- The Washington Times - Monday, September 8, 2003

NEW YORK (AP) — MCI was close to settling yesterday with two groups of creditors that opposed a deal to repay just a fraction of the company’s $41 billion debt, prompting a surprise adjournment as hearings began on a plan to emerge from bankruptcy.

A settlement could remove the last major obstacle that the company formerly known as WorldCom faces in persuading a bankruptcy court to approve the long-distance carrier’s financial reorganization after a ruinous accounting scandal.

U.S. Bankruptcy Judge Arthur Gonzalez said the talks between Ashburn, Va.-based MCI and two groups holding close to $1 billion in combined claims against the company appeared to be showing enough progress to allow the parties another day to negotiate.

One of the groups, owners of about $750 million worth of a lower class of debt, would be snubbed entirely by the reorganization plan currently on the table, while the other group has been offered payment of 36 cents on the dollar.

None of the parties would say how much either group would be paid if a settlement is reached.

“I don’t think we would have asked the court to adjourn the hearing if we didn’t think an adjournment would bear fruit,” said Edward Weisfelner, the attorney for a group of hedge funds that purchased $230 million worth of claims and wants more than the 36 cents per dollar that MCI has offered to pay.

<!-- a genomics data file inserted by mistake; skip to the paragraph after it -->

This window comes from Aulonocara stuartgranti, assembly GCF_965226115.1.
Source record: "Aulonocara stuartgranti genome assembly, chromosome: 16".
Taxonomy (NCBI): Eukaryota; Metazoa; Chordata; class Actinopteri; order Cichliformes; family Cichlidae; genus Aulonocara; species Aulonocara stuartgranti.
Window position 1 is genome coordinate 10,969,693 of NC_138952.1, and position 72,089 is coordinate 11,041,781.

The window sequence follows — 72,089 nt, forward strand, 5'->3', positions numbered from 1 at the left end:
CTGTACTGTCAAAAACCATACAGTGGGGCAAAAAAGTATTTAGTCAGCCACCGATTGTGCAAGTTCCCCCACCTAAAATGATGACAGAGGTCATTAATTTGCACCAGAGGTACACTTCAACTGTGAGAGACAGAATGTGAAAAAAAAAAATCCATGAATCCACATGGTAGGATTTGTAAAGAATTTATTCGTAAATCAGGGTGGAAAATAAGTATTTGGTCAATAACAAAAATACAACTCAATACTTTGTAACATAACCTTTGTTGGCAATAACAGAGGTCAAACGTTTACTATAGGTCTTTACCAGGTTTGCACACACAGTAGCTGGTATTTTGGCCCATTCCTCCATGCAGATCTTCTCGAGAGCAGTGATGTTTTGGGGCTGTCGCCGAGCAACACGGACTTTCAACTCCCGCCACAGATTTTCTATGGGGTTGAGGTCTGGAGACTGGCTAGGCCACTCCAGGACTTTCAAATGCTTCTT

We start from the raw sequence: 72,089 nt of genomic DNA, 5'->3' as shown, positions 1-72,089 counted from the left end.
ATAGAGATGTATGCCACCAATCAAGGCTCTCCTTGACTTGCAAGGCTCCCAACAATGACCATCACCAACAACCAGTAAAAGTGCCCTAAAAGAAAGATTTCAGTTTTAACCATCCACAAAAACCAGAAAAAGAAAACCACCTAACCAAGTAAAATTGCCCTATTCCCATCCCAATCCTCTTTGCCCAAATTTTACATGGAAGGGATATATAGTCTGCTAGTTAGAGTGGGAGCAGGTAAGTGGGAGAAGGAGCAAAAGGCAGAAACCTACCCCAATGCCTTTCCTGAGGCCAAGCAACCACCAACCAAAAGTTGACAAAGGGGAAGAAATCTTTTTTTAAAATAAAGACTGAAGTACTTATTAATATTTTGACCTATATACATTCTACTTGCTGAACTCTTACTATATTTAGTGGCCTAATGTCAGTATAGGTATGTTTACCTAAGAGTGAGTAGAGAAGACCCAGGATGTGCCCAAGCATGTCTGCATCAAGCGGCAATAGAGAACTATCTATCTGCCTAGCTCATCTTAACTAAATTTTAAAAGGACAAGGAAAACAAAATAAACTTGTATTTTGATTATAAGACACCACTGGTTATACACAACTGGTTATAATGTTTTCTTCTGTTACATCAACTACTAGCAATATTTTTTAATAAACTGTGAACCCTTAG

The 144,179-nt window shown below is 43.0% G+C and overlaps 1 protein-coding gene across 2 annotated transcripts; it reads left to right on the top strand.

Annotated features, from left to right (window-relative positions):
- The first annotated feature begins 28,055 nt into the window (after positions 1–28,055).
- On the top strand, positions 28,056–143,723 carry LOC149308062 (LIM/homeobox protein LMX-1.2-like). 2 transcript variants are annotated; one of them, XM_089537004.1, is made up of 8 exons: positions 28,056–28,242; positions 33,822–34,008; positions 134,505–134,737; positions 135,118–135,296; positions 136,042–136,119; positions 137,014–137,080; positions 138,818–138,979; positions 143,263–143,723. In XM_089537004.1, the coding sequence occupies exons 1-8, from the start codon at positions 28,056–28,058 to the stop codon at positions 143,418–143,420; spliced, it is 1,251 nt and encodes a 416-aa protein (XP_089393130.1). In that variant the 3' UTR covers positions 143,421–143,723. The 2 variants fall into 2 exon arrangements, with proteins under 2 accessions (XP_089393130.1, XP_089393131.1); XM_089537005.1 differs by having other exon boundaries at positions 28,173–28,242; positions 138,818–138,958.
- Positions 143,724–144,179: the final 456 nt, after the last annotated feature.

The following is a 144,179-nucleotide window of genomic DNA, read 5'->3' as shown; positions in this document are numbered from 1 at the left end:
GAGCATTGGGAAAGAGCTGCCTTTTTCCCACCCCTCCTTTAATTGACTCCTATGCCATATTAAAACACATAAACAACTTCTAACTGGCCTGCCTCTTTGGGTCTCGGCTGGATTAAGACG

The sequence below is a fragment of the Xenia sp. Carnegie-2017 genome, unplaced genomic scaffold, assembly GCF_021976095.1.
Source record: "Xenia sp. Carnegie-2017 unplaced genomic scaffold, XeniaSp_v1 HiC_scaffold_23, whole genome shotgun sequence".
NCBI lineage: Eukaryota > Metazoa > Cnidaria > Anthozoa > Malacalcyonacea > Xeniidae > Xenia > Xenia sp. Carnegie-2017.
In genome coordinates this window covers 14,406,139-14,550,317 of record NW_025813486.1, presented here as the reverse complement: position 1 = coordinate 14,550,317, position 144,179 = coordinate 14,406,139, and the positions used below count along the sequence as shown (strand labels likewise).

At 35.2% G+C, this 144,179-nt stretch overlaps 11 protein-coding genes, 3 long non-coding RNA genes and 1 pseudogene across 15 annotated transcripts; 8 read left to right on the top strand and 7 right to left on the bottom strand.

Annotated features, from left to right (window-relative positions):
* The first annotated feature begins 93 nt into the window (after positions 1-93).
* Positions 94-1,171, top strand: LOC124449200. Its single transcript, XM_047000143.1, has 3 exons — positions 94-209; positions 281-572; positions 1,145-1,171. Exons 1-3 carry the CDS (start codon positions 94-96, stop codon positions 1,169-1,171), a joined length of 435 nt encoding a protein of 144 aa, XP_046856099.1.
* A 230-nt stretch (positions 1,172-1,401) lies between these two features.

The hearing is scheduled to resume today.

Despite recent angry exchanges over charges that MCI has disguised its long-distance calls to avoid fees that local phone companies are paid to connect such calls, the company’s accusers say they won’t attempt to block the reorganization with those grievances.

The charges by rivals including AT&T; Corp., SBC Communications Inc. and Verizon Communications Inc. are being investigated by federal prosecutors. MCI has been suspended from competing for government contracts pending the outcome of the probe, and the most verbal accuser of recent weeks, AT&T;, filed a private fraud suit last week.

In contrast, the so-called confirmation hearings before Judge Gonzalez will likely focus on matters relating to the accounting scandal exposed last summer, in which the company fabricated $11 billion worth of profits. Federal prosecutors have charged five executives; Oklahoma prosecutors have also charged former Chief Executive Bernard Ebbers.

The hearings are expected to deal with “what I would describe as traditional objections relating to people who think they should be getting more money than they’re getting … the same thing that happens in every bankruptcy case,” said Alfredo Perez, MCI’s lead attorney. “We have to prove that the plan is feasible. We have to prove creditors would receive more” under the reorganization plan than if the company were liquidated.

Mr. Perez said MCI planned to call about 12 witnesses in support of the reorganization plan, which would eliminate all but about $5 billion of the debts that WorldCom owed when it filed for Chapter 11 protection last summer.



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